Classical trajectory simulations are performed to study the efficiency of energy transfer in the collisional activation of polyglycine and polyalanine peptide ions with β-sheet and α-helix structures. Energy-transfer efficiencies for collisions with Ar are determined versus impact parameter, peptide size and structure, mass of the collider, the collision energy, and the form of the intermolecular potential between the peptide and argon. High-level ab initio calculations, for Ar interacting with small molecules representing the peptides' functional groups, are performed to determine an accurate Ar + peptide intermolecular potential. Energy transfer may be efficient and in some cases as high as 80%. There is a low collision energy regime in which the percent energy transfer increases as the peptide size increases. However, at higher energies, an apparent impulsive energy-transfer regime is reached where the peptide size has a negligible effect on the energy-transfer efficiency. For a certain peptide size, structure may have a significant effect on energy transfer; i.e., α-helix peptide structures tend to be activated more efficiently than are β-sheet structures. Heavy rare-gas atoms such as Kr and Xe are much more efficient collision activators than a light collider like He. The form of the collision's repulsive intermolecular potential has a strong influence on the energy-transfer efficiency. Collisional energy transfer to peptide rotational energy is not insignificant and at high collision impact parameters may surpass energy transfer to peptide vibration. For many of the trajectories there are multiple encounters between the collider and peptide during a collision.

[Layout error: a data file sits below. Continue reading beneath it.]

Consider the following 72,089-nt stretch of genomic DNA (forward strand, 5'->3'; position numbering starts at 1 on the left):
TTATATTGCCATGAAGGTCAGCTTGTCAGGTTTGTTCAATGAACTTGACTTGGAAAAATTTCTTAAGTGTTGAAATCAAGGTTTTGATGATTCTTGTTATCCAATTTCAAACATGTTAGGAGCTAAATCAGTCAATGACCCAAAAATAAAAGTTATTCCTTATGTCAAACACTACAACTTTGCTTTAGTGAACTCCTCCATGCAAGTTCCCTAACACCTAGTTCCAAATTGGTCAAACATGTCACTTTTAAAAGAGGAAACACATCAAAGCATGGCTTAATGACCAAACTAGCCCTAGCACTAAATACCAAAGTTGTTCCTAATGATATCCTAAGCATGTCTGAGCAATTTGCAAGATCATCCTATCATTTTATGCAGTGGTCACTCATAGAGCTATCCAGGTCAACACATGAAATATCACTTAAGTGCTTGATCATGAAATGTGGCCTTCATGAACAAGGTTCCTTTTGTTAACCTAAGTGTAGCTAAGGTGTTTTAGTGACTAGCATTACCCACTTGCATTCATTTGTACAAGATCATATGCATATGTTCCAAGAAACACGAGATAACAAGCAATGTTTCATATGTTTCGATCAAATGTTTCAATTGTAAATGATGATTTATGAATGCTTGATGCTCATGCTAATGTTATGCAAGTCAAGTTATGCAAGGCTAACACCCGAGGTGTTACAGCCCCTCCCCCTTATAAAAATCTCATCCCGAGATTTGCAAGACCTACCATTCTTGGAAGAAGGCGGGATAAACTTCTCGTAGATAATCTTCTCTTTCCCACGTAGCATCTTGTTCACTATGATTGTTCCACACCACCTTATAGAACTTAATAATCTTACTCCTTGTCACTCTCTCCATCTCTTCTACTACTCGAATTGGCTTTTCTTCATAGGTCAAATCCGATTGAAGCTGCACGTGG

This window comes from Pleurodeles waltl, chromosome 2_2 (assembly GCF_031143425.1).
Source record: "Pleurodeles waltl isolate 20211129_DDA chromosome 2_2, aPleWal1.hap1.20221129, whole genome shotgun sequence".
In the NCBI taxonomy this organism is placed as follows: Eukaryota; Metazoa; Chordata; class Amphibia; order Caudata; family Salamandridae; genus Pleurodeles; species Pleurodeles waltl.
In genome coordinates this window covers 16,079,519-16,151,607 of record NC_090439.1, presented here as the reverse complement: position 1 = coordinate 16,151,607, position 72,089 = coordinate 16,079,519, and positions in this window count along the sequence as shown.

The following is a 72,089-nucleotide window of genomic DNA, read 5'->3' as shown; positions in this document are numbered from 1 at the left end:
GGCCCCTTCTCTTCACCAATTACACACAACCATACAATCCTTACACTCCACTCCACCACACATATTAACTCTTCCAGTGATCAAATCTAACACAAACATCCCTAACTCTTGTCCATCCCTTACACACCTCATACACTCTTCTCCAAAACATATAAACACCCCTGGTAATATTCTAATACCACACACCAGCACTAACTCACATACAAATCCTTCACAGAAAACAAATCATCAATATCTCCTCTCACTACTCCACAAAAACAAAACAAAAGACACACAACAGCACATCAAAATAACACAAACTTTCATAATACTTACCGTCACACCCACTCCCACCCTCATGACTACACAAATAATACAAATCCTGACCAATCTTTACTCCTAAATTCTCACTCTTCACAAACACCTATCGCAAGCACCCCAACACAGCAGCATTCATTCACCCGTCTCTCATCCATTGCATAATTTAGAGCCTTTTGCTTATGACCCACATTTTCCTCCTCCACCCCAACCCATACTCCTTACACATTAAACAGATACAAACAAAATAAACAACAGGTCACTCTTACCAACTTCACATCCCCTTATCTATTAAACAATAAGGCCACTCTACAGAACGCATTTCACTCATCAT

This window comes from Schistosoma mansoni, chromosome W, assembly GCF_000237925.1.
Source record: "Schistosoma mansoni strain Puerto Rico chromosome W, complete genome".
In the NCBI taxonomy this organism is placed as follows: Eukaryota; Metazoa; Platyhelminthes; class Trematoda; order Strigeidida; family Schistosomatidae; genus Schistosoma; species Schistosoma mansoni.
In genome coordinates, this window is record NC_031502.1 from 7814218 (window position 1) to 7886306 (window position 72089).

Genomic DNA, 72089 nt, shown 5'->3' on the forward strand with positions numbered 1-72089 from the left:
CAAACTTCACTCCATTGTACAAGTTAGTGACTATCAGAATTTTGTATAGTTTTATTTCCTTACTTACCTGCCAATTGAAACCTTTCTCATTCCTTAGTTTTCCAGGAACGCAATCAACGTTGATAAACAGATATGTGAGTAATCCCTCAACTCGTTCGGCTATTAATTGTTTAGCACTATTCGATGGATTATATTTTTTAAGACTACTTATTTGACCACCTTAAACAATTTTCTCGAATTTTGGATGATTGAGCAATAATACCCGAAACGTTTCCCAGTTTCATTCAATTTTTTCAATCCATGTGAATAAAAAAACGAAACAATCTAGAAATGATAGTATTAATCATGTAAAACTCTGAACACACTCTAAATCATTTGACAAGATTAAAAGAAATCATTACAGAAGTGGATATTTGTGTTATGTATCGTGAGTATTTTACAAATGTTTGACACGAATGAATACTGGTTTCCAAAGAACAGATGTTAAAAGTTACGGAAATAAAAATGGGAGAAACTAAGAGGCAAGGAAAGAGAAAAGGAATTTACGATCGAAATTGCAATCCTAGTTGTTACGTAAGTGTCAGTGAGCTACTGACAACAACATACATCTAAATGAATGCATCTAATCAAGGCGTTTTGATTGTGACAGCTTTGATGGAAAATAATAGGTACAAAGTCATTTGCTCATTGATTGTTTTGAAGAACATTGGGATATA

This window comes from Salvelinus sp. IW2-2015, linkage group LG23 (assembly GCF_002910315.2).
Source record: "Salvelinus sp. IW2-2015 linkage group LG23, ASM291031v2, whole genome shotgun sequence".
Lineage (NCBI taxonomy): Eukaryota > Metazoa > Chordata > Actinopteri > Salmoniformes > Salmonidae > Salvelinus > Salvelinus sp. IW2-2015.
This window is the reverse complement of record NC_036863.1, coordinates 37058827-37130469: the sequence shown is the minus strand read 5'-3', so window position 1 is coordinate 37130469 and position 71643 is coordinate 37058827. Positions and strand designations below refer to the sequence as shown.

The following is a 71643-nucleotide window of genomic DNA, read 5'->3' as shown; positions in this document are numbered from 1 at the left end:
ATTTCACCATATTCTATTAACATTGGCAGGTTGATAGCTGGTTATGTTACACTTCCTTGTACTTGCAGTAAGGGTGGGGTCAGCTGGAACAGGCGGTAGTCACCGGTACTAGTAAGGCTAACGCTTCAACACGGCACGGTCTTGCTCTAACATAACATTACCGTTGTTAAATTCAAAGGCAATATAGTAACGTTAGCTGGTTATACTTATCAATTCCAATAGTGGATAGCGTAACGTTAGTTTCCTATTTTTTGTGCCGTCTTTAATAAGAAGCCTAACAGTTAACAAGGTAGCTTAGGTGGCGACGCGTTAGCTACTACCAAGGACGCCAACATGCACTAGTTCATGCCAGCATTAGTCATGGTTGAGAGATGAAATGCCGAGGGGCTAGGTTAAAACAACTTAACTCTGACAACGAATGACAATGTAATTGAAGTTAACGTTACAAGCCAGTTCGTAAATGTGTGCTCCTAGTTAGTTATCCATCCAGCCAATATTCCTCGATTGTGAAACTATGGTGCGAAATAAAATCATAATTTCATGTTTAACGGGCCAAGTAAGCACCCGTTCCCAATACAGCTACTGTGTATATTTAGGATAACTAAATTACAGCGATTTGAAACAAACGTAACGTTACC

ASJC Scopus subject areas
- Physical and Theoretical Chemistry